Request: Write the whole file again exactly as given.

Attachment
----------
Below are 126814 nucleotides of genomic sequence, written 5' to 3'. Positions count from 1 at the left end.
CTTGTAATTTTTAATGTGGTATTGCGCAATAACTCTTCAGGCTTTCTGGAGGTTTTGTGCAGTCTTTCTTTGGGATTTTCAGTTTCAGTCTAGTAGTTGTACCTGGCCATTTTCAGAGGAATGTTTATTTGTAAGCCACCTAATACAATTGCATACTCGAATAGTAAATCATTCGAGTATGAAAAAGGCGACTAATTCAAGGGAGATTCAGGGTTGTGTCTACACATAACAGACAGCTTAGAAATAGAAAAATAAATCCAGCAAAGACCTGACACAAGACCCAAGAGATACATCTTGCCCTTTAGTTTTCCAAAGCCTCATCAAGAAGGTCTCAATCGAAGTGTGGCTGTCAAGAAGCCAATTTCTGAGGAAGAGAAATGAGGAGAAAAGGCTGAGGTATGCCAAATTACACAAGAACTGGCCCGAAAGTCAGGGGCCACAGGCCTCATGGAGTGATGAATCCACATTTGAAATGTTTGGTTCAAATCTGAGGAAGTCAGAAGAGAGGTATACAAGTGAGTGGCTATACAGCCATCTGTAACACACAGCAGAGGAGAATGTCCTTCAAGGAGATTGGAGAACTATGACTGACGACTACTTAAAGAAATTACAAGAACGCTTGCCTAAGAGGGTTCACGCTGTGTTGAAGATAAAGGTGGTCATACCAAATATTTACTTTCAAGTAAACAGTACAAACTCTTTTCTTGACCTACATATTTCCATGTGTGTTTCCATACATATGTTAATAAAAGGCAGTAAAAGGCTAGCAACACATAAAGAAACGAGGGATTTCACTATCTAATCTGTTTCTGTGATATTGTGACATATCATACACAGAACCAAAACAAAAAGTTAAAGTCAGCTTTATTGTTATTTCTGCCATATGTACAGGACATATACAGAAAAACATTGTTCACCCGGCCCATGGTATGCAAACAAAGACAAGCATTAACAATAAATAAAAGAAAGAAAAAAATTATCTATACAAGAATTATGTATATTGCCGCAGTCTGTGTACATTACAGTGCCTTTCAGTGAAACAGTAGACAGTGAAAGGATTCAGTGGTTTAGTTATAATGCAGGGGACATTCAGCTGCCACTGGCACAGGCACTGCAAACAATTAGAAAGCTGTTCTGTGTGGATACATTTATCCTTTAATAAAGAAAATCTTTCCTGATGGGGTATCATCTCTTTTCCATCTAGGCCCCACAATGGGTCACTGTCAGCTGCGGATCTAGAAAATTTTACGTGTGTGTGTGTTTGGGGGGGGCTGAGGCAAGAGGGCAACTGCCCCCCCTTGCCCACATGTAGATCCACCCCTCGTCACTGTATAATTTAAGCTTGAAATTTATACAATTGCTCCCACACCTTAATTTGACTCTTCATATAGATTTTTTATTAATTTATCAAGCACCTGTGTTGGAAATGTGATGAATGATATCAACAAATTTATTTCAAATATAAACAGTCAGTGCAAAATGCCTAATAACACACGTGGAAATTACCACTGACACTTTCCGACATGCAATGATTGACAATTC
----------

Below are 126814 nucleotides of genomic sequence, written 5' to 3'. Positions count from 1 at the left end.
CTTGTAATTTTTAATGTGGTATTGCGCAATAACTCTTCAGGCTTTCTGGAGGTTTTGTGCAGTCTTTCTTTGGGATTTTCAGTTTCAGTCTAGTAGTTGTACCTGGCCATTTTCAGAGGAATGTTTATTTGTAAGCCACCTAATACAATTGCATACTCGAATAGTAAATCATTCGAGTATGAAAAAGGCGACTAATTCAAGGGAGATTCAGGGTTGTGTCTACACATAACAGACAGCTTAGAAATAGAAAAATAAATCCAGCAAAGACCTGACACAAGACCCAAGAGATACATCTTGCCCTTTAGTTTTCCAAAGCCTCATCAAGAAGGTCTCAATCGAAGTGTGGCTGTCAAGAAGCCAATTTCTGAGGAAGAGAAATGAGGAGAAAAGGCTGAGGTATGCCAAATTACACAAGAACTGGCCCGAAAGTCAGGGGCCACAGGCCTCATGGAGTGATGAATCCACATTTGAAATGTTTGGTTCAAATCTGAGGAAGTCAGAAGAGAGGTATACAAGTGAGTGGCTATACAGCCATCTGTAACACACAGCAGAGGAGAATGTCCTTCAAGGAGATTGGAGAACTATGACTGACGACTACTTAAAGAAATTACAAGAACGCTTGCCTAAGAGGGTTCACGCTGTGTTGAAGATAAAGGTGGTCATACCAAATATTTACTTTCAAGTAAACAGTACAAACTCTTTTCTTGACCTACATATTTCCATGTGTGTTTCCATACATATGTTAATAAAAGGCAGTAAAAGGCTAGCAACACATAAAGAAACGAGGGATTTCACTATCTAATCTGTTTCTGTGATATTGTGACATATCATACACAGAACCAAAACAAAAAGTTAAAGTCAGCTTTATTGTTATTTCTGCCATATGTACAGGACATATACAGAAAAACATTGTTCACCCGGCCCATGGTATGCAAACAAAGACAAGCATTAACAATAAATAAAAGAAAGAAAAAAATTATCTATACAAGAATTATGTATATTGCCGCAGTCTGTGTACATTACAGTGCCTTTCAGTGAAACAGTAGACAGTGAAAGGATTCAGTGGTTTAGTTATAATGCAGGGGACATTCAGCTGCCACTGGCACAGGCACTGCAAACAATTAGAAAGCTGTTCTGTGTGGATACATTTATCCTTTAATAAAGAAAATCTTTCCTGATGGGGTATCATCTCTTTTCCATCTAGGCCCCACAATGGGTCACTGTCAGCTGCGGATCTAGAAAATTTTACGTGTGTGTGTGTTTGGGGGGGGCTGAGGCAAGAGGGCAACTGCCCCCCCTTGCCCACATGTAGATCCACCCCTCGTCACTGTATAATTTAAGCTTGAAATTTATACAATTGCTCCCACACCTTAATTTGACTCTTCATATAGATTTTTTATTAATTTATCAAGCACCTGTGTTGGAAATGTGATGAATGATATCAACAAATTTATTTCAAATATAAACAGTCAGTGCAAAATGCCTAATAACACACGTGGAAATTACCACTGACACTTTCCGACATGCAATGATTGACAATTC